Lawmakers deal with aging water system

LOS ANGELES California lawmakers are working to convene a special session to address California's water crisis, in efforts to reach a compromise over how to fix the state's long standing problems.

Even though key differences remain on how to fix the state's water problem, Gov. Arnold Schwarzenegger backed off on his mass veto threat.

He even called a special session on the water issue signaling his confidence on an eminent deal.

After marathon meetings over how to fix California's aging water system that two-thirds of the state relies on, state leaders say they are very close to an agreement.

Farmers and workers who've been pressuring them do something after decades of inaction are, are for the first time, optimistic.

"We are where we've never been before, so I'm confident," said Mario Santoyo of the California Latino Water Coalition.

There appears to be agreement on 20 percent water conservation and more than $9 billion in bonds for storage like dams.

That was apparently enough to avoid a mass veto of some 700 bills.

The governor had threatened to do so if a water plan wasn't on his desk by Sunday night, but he backed off.

"Because made enough progress and they focused like he said they ought to on water, he didn't go through with all the vetoes," said Aaron McLear, the governor's press secretary.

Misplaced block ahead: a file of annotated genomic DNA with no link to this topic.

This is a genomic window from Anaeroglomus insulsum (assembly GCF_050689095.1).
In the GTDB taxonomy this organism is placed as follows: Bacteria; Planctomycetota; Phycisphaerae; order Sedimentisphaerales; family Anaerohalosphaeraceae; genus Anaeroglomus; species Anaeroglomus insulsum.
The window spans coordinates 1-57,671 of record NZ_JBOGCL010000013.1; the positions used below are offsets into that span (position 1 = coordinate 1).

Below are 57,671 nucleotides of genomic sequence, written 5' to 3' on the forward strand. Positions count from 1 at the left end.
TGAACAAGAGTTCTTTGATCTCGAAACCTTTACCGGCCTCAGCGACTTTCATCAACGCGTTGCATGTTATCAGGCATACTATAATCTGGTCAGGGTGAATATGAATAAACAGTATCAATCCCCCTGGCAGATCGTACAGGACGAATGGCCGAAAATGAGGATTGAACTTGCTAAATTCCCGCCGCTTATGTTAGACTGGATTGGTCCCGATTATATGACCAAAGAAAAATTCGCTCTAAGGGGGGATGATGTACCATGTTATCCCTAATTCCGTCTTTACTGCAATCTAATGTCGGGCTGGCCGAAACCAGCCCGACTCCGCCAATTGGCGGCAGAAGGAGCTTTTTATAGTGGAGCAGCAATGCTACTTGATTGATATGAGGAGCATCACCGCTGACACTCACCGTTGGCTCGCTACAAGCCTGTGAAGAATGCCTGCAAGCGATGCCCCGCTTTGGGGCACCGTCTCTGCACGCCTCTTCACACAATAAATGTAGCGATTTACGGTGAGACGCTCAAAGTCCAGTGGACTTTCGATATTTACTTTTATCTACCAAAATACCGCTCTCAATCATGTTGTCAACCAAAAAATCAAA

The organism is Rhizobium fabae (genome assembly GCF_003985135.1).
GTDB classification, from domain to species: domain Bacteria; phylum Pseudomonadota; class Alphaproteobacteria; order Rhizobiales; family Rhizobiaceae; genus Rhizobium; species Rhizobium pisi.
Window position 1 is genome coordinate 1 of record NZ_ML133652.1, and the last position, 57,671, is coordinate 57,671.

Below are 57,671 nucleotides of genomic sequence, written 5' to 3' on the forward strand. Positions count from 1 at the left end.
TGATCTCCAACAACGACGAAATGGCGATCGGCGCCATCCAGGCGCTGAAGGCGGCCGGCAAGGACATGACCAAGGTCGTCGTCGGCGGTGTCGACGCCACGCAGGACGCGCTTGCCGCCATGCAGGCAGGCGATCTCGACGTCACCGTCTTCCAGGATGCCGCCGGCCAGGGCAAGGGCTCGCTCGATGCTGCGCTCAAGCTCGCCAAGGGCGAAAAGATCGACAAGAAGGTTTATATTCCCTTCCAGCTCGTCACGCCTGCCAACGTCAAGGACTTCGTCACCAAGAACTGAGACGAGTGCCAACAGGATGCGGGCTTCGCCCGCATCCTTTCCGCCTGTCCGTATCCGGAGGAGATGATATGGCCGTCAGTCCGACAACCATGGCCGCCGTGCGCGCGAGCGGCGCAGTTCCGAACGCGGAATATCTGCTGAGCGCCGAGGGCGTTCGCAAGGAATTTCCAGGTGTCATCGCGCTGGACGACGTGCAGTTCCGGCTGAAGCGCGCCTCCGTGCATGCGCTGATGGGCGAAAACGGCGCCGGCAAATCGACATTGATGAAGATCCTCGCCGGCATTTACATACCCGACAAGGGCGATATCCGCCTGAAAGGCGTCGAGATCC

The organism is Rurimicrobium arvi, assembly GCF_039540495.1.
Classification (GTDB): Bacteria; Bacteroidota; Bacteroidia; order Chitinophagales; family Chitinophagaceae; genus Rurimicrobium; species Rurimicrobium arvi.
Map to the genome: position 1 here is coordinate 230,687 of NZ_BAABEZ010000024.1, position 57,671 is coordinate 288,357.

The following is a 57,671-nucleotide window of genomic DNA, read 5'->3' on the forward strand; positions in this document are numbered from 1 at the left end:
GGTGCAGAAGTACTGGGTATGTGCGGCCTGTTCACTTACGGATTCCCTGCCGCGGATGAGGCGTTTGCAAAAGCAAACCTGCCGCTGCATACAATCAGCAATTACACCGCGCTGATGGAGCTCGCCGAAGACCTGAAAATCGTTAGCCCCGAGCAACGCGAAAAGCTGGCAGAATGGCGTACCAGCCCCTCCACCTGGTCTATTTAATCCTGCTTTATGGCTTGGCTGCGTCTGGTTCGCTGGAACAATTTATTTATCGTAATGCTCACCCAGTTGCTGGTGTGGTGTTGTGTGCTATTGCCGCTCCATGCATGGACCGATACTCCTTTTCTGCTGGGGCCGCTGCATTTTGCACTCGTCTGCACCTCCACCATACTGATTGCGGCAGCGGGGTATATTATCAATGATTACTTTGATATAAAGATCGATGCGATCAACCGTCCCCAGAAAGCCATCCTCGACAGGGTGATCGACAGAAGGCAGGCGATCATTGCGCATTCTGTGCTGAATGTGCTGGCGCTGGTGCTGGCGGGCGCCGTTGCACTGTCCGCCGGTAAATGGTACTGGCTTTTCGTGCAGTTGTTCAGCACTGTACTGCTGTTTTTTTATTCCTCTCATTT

When asked if there is an actual plan on the governor's desk, McLear said there is not.

Democratic leaders admit the threat worked to move them forward.

"I take threats seriously. He did a mass veto last year of the bills because of the budget," said Los Angeles Assemblywoman Karen Bass.

The governor posted on his Twitter account late Sunday a picture of himself acting on the bills before the midnight deadline.

Critics say the threat didn't work and was never really serious.

"This is a governor that always wants action, action, action. This time, he tried to threaten, threaten, threaten. And he came up empty handed. I think the legislature called him on his game of chicken he played," said Steve Maviglio, a democratic strategist.

The Governor vetoed 229 bills, but signed 478 including an inmate reduction plan, shrinking the prison population by up to 25,000; an ammunition sales registry, requiring vendors must get the purchasers' thumbprints and other personal information; airport permission to shoot birds if they endanger planes; recognition of same-sex marriages from other states; and pe-cosmetic surgery physical exam, prompted by the death of Kanye West's mother.

The governor also signed two bills that he made fun of over the summer, because he thought they were frivolous. He signed a bill that prohibits cutting a cow's tail and another bill that establishes a Blueberry Commission.

Report Typo |  Send Tip |  Get Alerts | Most Popular
Follow @abc7 on Twitter  |  Become a fan on Facebook

Copyright © 2024 KABC Television, LLC. All rights reserved.